Overconvergent modular forms and their explicit arithmetic

By Jan Vonk


In these notes we aim to give a friendly introduction to the theory of overconvergent modular forms and some examples of recent arithmetic applications. The emphasis is on explicit examples and computations.


The theory of -adic modular forms has its origins in the work of Serre and Katz in the 1970s, and has seen a spectacular amount of development and applications in number theory since then. In this note, we aim to provide its context and sketch the rudiments of the theory, adopting an approach where we favour explicit examples and computations over proofs. This is done with the hope that the uninitiated reader may build up some intuition and working knowledge as a stepping stone to the literature on the subject, which can be somewhat daunting to outsiders, but for which there is no substitute if one wants to become a serious user. We have included references to many of the original texts.

We should warn the reader that by its very design, this article is doomed to be incomplete, and several crucial developments are not discussed in this text. One notable example is that we have omitted a discussion of the theory of overconvergent modular symbols, which often provides an alternative framework that is in its own way highly suited for explicit computation. The author wishes to apologise for this omission, and many others, with the added clarification that this is merely a reflection of his own lack of experience with this approach. Likewise, many recent exciting developments in the area, such as the burgeoning topic of higher Hida theory, will unfortunately not be discussed in any detail here. Finally, it is important to note that a great many excellent (expository) sources on the theory of overconvergent modular forms already exist, which include for instance the beautiful treatments of Emerton Reference Eme11 and Calegari Reference Cal13.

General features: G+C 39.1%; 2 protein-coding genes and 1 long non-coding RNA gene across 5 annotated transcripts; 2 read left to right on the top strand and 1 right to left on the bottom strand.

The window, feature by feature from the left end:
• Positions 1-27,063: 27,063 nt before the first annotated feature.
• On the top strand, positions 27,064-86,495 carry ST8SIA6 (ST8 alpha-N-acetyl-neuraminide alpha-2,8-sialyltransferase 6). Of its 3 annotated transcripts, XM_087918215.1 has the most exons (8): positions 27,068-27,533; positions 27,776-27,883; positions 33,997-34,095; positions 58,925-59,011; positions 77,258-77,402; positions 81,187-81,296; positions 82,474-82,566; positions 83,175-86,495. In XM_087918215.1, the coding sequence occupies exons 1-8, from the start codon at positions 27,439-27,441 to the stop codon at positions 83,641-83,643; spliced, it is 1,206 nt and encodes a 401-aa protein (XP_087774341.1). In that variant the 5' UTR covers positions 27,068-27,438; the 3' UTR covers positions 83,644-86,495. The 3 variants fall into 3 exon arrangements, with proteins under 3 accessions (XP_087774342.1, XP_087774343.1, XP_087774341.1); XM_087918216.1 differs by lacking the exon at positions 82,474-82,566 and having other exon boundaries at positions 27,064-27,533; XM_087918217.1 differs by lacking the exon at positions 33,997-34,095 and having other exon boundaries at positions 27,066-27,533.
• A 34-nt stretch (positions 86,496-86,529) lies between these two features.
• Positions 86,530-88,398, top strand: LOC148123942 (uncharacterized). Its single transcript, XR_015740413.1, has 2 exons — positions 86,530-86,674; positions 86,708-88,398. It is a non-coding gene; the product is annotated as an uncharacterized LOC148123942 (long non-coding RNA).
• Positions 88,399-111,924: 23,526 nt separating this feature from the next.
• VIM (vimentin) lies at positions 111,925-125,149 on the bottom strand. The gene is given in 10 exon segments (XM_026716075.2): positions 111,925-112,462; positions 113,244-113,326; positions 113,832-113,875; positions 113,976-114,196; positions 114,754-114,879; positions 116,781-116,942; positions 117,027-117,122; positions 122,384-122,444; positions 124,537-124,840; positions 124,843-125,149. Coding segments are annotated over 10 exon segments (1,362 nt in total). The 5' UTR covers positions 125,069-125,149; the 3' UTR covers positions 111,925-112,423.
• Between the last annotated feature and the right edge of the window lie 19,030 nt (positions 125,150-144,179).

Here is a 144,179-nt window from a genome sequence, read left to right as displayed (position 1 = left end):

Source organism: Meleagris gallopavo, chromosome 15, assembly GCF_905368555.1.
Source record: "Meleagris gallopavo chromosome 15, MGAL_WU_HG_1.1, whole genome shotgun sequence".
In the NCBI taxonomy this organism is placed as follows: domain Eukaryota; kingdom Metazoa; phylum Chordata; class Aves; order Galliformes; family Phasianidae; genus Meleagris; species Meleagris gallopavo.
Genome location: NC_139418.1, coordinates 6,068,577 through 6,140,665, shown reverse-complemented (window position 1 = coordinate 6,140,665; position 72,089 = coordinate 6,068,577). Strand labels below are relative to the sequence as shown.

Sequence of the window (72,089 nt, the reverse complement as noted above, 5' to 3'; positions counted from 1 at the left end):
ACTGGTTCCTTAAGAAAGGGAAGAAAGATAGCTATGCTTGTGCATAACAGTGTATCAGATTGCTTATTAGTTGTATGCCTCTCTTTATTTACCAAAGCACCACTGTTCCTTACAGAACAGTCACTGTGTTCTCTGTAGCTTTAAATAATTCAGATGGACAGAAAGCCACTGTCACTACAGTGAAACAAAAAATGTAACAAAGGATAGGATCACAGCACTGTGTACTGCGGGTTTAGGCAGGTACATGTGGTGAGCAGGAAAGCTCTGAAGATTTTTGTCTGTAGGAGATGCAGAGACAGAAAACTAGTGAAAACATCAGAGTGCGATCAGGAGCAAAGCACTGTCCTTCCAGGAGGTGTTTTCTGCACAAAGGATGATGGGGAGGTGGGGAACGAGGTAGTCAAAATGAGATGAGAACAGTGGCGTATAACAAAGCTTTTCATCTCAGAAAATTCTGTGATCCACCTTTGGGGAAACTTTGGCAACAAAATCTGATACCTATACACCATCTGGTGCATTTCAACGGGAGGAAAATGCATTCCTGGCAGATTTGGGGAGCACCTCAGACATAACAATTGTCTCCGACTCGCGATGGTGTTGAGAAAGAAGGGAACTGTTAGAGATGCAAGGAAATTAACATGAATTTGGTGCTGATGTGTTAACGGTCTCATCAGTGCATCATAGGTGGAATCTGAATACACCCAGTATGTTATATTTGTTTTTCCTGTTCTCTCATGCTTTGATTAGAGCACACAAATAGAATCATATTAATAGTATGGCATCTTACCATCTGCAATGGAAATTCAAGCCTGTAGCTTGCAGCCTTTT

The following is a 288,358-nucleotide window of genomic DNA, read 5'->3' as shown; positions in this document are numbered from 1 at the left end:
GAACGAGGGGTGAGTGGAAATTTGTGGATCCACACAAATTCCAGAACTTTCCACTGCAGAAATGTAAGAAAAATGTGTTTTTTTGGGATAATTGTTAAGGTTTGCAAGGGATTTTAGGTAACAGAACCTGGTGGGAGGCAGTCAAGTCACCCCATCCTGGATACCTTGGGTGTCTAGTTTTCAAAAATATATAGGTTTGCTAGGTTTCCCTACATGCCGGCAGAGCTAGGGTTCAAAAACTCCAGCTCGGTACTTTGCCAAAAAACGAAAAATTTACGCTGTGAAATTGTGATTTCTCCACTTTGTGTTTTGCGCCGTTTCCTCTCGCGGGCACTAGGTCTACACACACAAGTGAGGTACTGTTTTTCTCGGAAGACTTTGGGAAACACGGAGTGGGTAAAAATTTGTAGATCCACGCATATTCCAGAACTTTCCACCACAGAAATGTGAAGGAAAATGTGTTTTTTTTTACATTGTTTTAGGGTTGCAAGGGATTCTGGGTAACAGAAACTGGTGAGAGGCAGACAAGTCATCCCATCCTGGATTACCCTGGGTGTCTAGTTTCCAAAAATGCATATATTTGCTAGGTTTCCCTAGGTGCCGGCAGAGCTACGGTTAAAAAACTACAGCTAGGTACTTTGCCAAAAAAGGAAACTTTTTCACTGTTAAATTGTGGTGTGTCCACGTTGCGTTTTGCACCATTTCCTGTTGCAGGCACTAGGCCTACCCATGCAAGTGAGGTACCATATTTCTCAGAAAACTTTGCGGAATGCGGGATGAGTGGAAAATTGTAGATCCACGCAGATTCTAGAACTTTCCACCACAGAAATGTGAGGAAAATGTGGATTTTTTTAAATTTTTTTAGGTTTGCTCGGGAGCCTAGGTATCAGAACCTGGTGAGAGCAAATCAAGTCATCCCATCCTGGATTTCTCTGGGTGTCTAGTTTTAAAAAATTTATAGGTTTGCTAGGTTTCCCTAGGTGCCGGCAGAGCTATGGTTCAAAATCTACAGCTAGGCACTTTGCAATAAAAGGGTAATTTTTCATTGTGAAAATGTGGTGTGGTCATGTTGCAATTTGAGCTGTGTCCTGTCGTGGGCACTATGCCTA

1. Congruences between modular forms

We start by recalling some basic definitions and motivate the theme of these notes by discussing some classical congruences for the Ramanujan -function, a weight- modular form of level . These illustrate different types phenomena, and we highlight the features we wish to explore in these notes.

1.1. Modular forms

Suppose is a finite index subgroup. Then denotes the space of modular forms of weight , that is the space of holomorphic functions on the Poincaré upper half-plane which satisfy the transformation law

and are holomorphic at the cusps of . The subspace of cuspforms consists of those functions which vanish at all the cusps and is denoted by . In these notes, will usually be given by the congruence subgroup

Any modular form is invariant under translation and admits a Fourier expansion

This will be referred to as its -expansion, and the are called its Fourier coefficients. We refer to as the constant term of and the for as its higher Fourier coefficients. When , we say is normalised.

Classical examples of modular forms are given by the Eisenstein series, which are constructed as follows. For any even , we have the weight- normalised Eisenstein series

where is the th Bernoulli number (see equation Equation 29) and where is the divisor function. They define modular forms of weight for the full modular group . We note that for the series defining fails to converge absolutely, and indeed we have . We will see in §2.5 that the -expansion above still has meaning for as a -adic modular form.

The dimension of and may typically be calculated using the Riemann–Roch theorem, and the theory of modular symbols allows one to compute, to any desired -adic accuracy, a set of -expansions of a basis for it. For more details on these computations, see the detailed treatment of Stein Reference Ste07.

1.2. The Hecke algebra

Two central aspects of the theory of modular forms are the action of the Hecke algebra and their associated Galois representations, which we briefly discuss now.

The spaces of modular forms and are finite dimensional, and they are equipped with an action of the Hecke algebra, generated by operators for any prime , where it is customary to use the notation whenever . In terms of -expansions Equation 3 they are given by the expressions

Any modular form that is an eigenvector for all these Hecke operators is called an eigenform. The Eisenstein series defined in Equation 4 is a simple example of an eigenform, which satisfies

Note that the eigenvalue is equal to the divisor function , and therefore also the th Fourier coefficient of displayed in Equation 4. One can verify from the expressions Equation 5 that this is always the case; if is a normalised eigenform, then its eigenvalue for or is equal to its th Fourier coefficient. For an introduction to the basic properties of Hecke operators, see Diamond and Shurman Reference DS05.

Many spectacular results in number theory revolve around the notion of Galois representations. In what follows, this will always mean a continuous representation

where is the absolute Galois group of , and is either the field of complex numbers (in which case is called an Artin representation) or a -adic field such as . Important examples of the latter arise from elliptic curves. Suppose is an elliptic curve defined over , choose a prime , and consider the -adic Tate module, obtained from the inverse limit of the torsion points on of -power order,